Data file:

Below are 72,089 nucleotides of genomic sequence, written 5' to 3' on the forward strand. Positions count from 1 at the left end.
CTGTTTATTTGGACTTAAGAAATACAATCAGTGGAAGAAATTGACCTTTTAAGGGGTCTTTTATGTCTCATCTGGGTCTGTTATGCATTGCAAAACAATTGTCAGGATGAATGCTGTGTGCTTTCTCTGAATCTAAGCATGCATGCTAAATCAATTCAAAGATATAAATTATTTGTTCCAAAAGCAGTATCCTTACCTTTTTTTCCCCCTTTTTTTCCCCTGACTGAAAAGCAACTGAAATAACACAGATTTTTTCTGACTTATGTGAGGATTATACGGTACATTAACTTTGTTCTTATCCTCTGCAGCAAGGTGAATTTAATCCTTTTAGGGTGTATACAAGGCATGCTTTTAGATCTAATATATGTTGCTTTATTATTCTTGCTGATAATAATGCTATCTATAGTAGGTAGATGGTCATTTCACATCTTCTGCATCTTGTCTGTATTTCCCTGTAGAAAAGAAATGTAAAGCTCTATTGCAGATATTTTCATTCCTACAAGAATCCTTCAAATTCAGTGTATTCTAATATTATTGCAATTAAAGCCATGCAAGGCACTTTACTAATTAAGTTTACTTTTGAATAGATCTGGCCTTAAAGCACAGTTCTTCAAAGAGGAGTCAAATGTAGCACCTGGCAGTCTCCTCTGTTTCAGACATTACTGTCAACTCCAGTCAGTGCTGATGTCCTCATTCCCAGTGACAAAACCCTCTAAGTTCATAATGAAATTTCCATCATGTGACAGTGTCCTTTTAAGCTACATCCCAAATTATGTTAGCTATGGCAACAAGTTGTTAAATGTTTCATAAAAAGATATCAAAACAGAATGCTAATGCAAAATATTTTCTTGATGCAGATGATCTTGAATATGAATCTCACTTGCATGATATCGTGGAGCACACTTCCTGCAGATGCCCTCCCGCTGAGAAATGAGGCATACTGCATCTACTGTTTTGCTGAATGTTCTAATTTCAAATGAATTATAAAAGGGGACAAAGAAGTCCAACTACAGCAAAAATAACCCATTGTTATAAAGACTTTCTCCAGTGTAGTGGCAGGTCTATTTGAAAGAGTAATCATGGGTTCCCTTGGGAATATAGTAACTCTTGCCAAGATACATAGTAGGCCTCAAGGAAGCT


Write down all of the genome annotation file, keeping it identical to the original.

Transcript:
Below are 72,089 nucleotides of genomic sequence, written 5' to 3' on the forward strand. Positions count from 1 at the left end.
CTGTTTATTTGGACTTAAGAAATACAATCAGTGGAAGAAATTGACCTTTTAAGGGGTCTTTTATGTCTCATCTGGGTCTGTTATGCATTGCAAAACAATTGTCAGGATGAATGCTGTGTGCTTTCTCTGAATCTAAGCATGCATGCTAAATCAATTCAAAGATATAAATTATTTGTTCCAAAAGCAGTATCCTTACCTTTTTTTCCCCCTTTTTTTCCCCTGACTGAAAAGCAACTGAAATAACACAGATTTTTTCTGACTTATGTGAGGATTATACGGTACATTAACTTTGTTCTTATCCTCTGCAGCAAGGTGAATTTAATCCTTTTAGGGTGTATACAAGGCATGCTTTTAGATCTAATATATGTTGCTTTATTATTCTTGCTGATAATAATGCTATCTATAGTAGGTAGATGGTCATTTCACATCTTCTGCATCTTGTCTGTATTTCCCTGTAGAAAAGAAATGTAAAGCTCTATTGCAGATATTTTCATTCCTACAAGAATCCTTCAAATTCAGTGTATTCTAATATTATTGCAATTAAAGCCATGCAAGGCACTTTACTAATTAAGTTTACTTTTGAATAGATCTGGCCTTAAAGCACAGTTCTTCAAAGAGGAGTCAAATGTAGCACCTGGCAGTCTCCTCTGTTTCAGACATTACTGTCAACTCCAGTCAGTGCTGATGTCCTCATTCCCAGTGACAAAACCCTCTAAGTTCATAATGAAATTTCCATCATGTGACAGTGTCCTTTTAAGCTACATCCCAAATTATGTTAGCTATGGCAACAAGTTGTTAAATGTTTCATAAAAAGATATCAAAACAGAATGCTAATGCAAAATATTTTCTTGATGCAGATGATCTTGAATATGAATCTCACTTGCATGATATCGTGGAGCACACTTCCTGCAGATGCCCTCCCGCTGAGAAATGAGGCATACTGCATCTACTGTTTTGCTGAATGTTCTAATTTCAAATGAATTATAAAAGGGGACAAAGAAGTCCAACTACAGCAAAAATAACCCATTGTTATAAAGACTTTCTCCAGTGTAGTGGCAGGTCTATTTGAAAGAGTAATCATGGGTTCCCTTGGGAATATAGTAACTCTTGCCAAGATACATAGTAGGCCTCAAGGAAGCT